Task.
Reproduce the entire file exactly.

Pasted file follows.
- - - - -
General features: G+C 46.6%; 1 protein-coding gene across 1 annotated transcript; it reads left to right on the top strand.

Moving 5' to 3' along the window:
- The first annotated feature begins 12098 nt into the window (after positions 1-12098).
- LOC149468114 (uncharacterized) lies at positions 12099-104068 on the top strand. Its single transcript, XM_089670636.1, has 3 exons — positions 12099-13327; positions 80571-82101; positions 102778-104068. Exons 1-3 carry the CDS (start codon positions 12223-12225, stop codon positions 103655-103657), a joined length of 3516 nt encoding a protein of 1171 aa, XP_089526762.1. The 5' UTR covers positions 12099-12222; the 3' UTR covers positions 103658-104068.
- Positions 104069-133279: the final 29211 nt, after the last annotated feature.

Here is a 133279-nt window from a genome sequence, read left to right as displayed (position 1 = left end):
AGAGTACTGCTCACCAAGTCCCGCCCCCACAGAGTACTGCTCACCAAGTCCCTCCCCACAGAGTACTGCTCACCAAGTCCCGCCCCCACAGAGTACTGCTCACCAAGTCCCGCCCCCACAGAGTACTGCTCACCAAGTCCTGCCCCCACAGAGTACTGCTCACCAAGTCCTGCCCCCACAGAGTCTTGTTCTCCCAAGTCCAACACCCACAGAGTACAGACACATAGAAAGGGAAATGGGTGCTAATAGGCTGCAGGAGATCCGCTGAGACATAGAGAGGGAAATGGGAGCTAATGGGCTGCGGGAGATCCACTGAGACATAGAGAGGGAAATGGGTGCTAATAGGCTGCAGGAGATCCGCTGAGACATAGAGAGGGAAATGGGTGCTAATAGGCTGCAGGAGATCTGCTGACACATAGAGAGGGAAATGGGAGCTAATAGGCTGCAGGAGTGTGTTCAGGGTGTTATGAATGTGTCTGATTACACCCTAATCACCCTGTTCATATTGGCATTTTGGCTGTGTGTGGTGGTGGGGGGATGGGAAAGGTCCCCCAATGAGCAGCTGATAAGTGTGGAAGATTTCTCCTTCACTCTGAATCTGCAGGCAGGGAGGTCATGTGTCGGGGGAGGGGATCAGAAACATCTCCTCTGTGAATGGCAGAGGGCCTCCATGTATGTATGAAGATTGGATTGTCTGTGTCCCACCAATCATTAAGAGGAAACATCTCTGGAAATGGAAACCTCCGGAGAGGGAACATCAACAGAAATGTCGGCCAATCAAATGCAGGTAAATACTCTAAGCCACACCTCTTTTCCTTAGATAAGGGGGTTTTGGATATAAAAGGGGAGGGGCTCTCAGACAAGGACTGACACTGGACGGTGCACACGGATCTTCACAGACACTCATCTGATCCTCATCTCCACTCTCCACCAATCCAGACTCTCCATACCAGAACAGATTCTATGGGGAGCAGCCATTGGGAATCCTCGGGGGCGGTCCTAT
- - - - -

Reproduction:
General features: G+C 46.6%; 1 protein-coding gene across 1 annotated transcript; it reads left to right on the top strand.

Moving 5' to 3' along the window:
- The first annotated feature begins 12098 nt into the window (after positions 1-12098).
- LOC149468114 (uncharacterized) lies at positions 12099-104068 on the top strand. Its single transcript, XM_089670636.1, has 3 exons — positions 12099-13327; positions 80571-82101; positions 102778-104068. Exons 1-3 carry the CDS (start codon positions 12223-12225, stop codon positions 103655-103657), a joined length of 3516 nt encoding a protein of 1171 aa, XP_089526762.1. The 5' UTR covers positions 12099-12222; the 3' UTR covers positions 103658-104068.
- Positions 104069-133279: the final 29211 nt, after the last annotated feature.

Here is a 133279-nt window from a genome sequence, read left to right as displayed (position 1 = left end):
AGAGTACTGCTCACCAAGTCCCGCCCCCACAGAGTACTGCTCACCAAGTCCCTCCCCACAGAGTACTGCTCACCAAGTCCCGCCCCCACAGAGTACTGCTCACCAAGTCCCGCCCCCACAGAGTACTGCTCACCAAGTCCTGCCCCCACAGAGTACTGCTCACCAAGTCCTGCCCCCACAGAGTCTTGTTCTCCCAAGTCCAACACCCACAGAGTACAGACACATAGAAAGGGAAATGGGTGCTAATAGGCTGCAGGAGATCCGCTGAGACATAGAGAGGGAAATGGGAGCTAATGGGCTGCGGGAGATCCACTGAGACATAGAGAGGGAAATGGGTGCTAATAGGCTGCAGGAGATCCGCTGAGACATAGAGAGGGAAATGGGTGCTAATAGGCTGCAGGAGATCTGCTGACACATAGAGAGGGAAATGGGAGCTAATAGGCTGCAGGAGTGTGTTCAGGGTGTTATGAATGTGTCTGATTACACCCTAATCACCCTGTTCATATTGGCATTTTGGCTGTGTGTGGTGGTGGGGGGATGGGAAAGGTCCCCCAATGAGCAGCTGATAAGTGTGGAAGATTTCTCCTTCACTCTGAATCTGCAGGCAGGGAGGTCATGTGTCGGGGGAGGGGATCAGAAACATCTCCTCTGTGAATGGCAGAGGGCCTCCATGTATGTATGAAGATTGGATTGTCTGTGTCCCACCAATCATTAAGAGGAAACATCTCTGGAAATGGAAACCTCCGGAGAGGGAACATCAACAGAAATGTCGGCCAATCAAATGCAGGTAAATACTCTAAGCCACACCTCTTTTCCTTAGATAAGGGGGTTTTGGATATAAAAGGGGAGGGGCTCTCAGACAAGGACTGACACTGGACGGTGCACACGGATCTTCACAGACACTCATCTGATCCTCATCTCCACTCTCCACCAATCCAGACTCTCCATACCAGAACAGATTCTATGGGGAGCAGCCATTGGGAATCCTCGGGGGCGGTCCTAT